Home to 20 % of South Africa’s billionaires, Cape Town ranks second in this ranking. The city is home to 123 billion USD in wealth and some of the most exclusive suburbs in the African region. It is mainly focused on real estate and fund management but also includes various sectors related to luxury living.

The coastal city of Durban, fifth on the list, accumulated nearly 55 billion USD in wealth. Paarl, Franschhoek, and Stellenbosch together form one of the country’s fastest-growing regions for individuals with a wealth of 1 million USD. These cities have a combined wealth of 47 billion USD and rank seventh in this ranking. In eighth place is South Africa’s administrative capital, Pretoria, with a total wealth of 42 billion USD.

Unequal distribution of wealth

Cairo ranks third among Africa’s richest cities, with a total wealth of 118 billion USD. It’s worth noting that the Egyptian capital has more billionaires than any South African metropolis. Its main business sectors include financial services, telecommunications, retail, tourism, and basic materials. Lagos, Africa’s most populous city, ranks fourth. Nigeria’s economic capital boasts 2 billionaires and about 5,400 millionaires, concentrating an estimated 88 billion USD in wealth. The city’s main industries are oil, gas, and basic materials.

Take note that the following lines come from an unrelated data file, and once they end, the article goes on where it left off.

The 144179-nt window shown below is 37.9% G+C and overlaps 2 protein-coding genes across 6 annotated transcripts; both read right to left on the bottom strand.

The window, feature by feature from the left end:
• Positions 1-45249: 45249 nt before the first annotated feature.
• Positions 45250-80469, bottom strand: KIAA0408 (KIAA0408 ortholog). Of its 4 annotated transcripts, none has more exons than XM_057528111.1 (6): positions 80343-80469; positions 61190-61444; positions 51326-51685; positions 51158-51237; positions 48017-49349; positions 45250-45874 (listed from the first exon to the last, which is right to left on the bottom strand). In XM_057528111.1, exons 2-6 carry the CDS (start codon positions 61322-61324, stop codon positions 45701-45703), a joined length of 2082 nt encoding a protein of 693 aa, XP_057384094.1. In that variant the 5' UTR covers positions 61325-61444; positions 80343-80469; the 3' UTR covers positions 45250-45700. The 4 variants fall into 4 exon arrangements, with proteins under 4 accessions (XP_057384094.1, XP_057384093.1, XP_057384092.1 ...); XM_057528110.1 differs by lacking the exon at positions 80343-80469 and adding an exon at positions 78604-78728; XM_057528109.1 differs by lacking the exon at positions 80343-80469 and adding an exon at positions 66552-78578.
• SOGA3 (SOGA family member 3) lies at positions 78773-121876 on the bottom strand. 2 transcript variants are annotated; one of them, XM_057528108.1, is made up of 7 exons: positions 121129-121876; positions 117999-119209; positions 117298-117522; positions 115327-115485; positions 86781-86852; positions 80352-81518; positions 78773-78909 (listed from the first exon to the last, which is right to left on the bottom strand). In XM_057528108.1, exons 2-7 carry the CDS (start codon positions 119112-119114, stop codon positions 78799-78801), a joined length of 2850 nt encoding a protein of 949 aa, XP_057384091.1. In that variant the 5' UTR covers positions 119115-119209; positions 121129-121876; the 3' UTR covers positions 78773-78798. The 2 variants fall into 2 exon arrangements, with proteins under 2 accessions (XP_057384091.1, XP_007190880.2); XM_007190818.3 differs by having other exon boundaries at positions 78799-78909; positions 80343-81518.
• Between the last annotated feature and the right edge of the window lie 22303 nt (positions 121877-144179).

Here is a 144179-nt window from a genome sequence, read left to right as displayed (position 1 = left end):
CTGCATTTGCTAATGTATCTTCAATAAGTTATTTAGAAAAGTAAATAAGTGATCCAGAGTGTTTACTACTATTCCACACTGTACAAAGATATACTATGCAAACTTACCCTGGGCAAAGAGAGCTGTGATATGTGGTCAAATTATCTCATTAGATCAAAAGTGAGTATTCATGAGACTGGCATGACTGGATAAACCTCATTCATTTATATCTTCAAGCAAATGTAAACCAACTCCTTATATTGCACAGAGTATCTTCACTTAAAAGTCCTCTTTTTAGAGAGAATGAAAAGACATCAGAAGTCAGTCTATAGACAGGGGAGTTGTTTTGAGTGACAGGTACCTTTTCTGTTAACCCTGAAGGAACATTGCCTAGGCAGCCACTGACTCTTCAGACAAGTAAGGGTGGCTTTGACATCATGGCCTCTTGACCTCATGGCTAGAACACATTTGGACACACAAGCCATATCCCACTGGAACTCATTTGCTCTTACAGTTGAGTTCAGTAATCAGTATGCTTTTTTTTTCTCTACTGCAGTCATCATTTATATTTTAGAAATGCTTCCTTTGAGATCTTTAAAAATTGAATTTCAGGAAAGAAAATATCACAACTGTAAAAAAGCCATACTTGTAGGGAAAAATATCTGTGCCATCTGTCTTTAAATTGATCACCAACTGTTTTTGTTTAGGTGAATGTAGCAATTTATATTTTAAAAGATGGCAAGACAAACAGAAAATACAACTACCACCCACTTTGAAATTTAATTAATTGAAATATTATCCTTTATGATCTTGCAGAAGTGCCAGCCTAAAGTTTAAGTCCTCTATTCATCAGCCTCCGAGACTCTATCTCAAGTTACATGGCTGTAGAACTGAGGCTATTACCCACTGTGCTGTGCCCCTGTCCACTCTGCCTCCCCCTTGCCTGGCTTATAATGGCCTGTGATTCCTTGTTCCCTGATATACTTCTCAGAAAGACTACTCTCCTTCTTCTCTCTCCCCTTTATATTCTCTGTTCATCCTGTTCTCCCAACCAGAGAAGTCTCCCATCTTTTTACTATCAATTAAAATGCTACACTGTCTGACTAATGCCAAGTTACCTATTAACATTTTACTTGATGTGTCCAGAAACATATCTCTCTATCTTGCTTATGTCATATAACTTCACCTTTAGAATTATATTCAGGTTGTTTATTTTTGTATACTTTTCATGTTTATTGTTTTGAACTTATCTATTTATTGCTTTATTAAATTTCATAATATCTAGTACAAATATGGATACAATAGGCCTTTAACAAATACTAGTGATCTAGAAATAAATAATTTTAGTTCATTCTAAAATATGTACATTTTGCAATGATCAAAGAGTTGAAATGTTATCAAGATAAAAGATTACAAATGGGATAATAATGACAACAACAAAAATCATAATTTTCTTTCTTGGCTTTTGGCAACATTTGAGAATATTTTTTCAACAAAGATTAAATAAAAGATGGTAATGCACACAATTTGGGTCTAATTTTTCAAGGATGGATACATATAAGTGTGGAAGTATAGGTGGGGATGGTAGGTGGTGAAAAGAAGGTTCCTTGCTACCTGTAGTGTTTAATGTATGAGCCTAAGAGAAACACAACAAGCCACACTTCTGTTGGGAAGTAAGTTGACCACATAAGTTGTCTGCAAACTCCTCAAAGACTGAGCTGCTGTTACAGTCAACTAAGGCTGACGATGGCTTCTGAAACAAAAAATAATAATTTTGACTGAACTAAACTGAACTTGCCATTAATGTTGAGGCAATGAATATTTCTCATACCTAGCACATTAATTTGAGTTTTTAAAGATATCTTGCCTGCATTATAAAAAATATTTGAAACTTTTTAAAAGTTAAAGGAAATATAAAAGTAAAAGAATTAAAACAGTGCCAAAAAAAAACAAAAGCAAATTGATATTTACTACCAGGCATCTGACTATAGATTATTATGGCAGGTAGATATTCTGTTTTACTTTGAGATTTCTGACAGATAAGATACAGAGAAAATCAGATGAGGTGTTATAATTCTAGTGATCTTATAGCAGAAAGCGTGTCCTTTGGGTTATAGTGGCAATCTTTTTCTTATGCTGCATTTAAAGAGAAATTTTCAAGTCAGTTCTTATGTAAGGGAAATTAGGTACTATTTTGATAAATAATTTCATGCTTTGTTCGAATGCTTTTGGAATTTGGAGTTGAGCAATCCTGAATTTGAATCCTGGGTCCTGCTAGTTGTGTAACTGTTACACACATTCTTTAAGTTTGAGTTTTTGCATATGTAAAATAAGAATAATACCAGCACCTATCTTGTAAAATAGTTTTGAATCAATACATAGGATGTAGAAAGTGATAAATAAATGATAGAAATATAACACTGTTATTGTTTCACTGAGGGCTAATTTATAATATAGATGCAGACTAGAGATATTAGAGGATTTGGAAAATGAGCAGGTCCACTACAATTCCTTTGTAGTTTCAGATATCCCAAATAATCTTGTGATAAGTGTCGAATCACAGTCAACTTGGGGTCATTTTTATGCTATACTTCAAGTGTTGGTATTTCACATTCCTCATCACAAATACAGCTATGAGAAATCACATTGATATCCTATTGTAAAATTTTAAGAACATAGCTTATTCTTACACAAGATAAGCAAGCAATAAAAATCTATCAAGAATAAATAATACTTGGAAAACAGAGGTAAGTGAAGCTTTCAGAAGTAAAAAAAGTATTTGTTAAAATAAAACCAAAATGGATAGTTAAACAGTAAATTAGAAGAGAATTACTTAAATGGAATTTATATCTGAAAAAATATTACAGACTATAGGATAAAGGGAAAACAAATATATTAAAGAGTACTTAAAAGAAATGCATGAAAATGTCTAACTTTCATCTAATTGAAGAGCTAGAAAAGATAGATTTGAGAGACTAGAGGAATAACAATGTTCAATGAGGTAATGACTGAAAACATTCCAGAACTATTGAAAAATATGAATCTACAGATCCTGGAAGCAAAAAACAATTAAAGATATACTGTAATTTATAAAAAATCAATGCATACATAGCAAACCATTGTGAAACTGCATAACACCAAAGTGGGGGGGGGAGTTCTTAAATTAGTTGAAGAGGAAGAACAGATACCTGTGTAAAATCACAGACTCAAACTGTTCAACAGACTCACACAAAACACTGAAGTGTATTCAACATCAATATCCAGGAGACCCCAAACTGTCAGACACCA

In sixth place is the capital of Kenya. Nairobi’s total wealth is 47 billion USD, and the city also boasts the world’s fastest-growing economy. Major industries include financial services, real estate, tourism, media, clothing, textiles, processed foods, beverages, and cigarettes.

In ninth place is Casablanca, with an estimated wealth of 39 billion USD. This city is home to many wealthy people, including 2,300 millionaires and 2 billionaires whose wealth is estimated in dollars. Accra, the capital of Ghana, rounds out the list in tenth place with a total wealth of 32 billion USD. It should be noted that no city in Mauritius appears in this ranking due to its small population.

Economic Contribution of African Billionaires

To compare a country’s level of prosperity on a global scale, economists use national gross domestic product (GDP). GDP per capita, on the other hand, is used to assess the wealth of a country’s population. In this context, the island nation of Seychelles is the wealthiest in the African region, with a GDP per capita of 15,874 USD in 2022. However, this measure does not take into account income inequality, which is very prevalent in African countries. This justifies South Africa’s low GDP per capita of 6,776 USD in the same year, even though the country concentrates the largest number of wealthy residents.

It is important to note that not all of Africa’s wealthy contribute to the continent’s economic growth. Many settle abroad, notably in England, where they spend as much as 900 million USD on London homes. For comparison, Sudan-born billionaire Mo Ibrahim is a British citizen. South African Nathan Kirsh and Egyptian Mohamed Al-Fayed live in London. As of January 13, 2023, the combined wealth of Africa’s top 10 tycoons was 81.5 billion USD. This ranking only includes the fortunes of African individuals who reside or conduct their primary business in the ranking.